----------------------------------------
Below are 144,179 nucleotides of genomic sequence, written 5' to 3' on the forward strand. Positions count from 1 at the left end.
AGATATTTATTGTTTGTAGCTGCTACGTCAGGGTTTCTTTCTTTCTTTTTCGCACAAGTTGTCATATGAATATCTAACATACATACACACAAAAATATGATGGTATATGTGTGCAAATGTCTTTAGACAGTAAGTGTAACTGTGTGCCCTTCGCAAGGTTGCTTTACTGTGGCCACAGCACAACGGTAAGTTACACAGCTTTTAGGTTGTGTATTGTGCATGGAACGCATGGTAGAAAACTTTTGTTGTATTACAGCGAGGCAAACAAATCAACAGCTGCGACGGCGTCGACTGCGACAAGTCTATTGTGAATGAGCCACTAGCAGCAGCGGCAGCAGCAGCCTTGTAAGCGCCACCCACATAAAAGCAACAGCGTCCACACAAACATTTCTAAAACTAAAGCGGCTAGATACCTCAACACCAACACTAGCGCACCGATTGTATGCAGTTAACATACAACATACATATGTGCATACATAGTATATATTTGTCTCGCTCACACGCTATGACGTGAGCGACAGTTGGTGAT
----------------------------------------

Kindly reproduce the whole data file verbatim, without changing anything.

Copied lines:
Below are 144,179 nucleotides of genomic sequence, written 5' to 3' on the forward strand. Positions count from 1 at the left end.
AGATATTTATTGTTTGTAGCTGCTACGTCAGGGTTTCTTTCTTTCTTTTTCGCACAAGTTGTCATATGAATATCTAACATACATACACACAAAAATATGATGGTATATGTGTGCAAATGTCTTTAGACAGTAAGTGTAACTGTGTGCCCTTCGCAAGGTTGCTTTACTGTGGCCACAGCACAACGGTAAGTTACACAGCTTTTAGGTTGTGTATTGTGCATGGAACGCATGGTAGAAAACTTTTGTTGTATTACAGCGAGGCAAACAAATCAACAGCTGCGACGGCGTCGACTGCGACAAGTCTATTGTGAATGAGCCACTAGCAGCAGCGGCAGCAGCAGCCTTGTAAGCGCCACCCACATAAAAGCAACAGCGTCCACACAAACATTTCTAAAACTAAAGCGGCTAGATACCTCAACACCAACACTAGCGCACCGATTGTATGCAGTTAACATACAACATACATATGTGCATACATAGTATATATTTGTCTCGCTCACACGCTATGACGTGAGCGACAGTTGGTGAT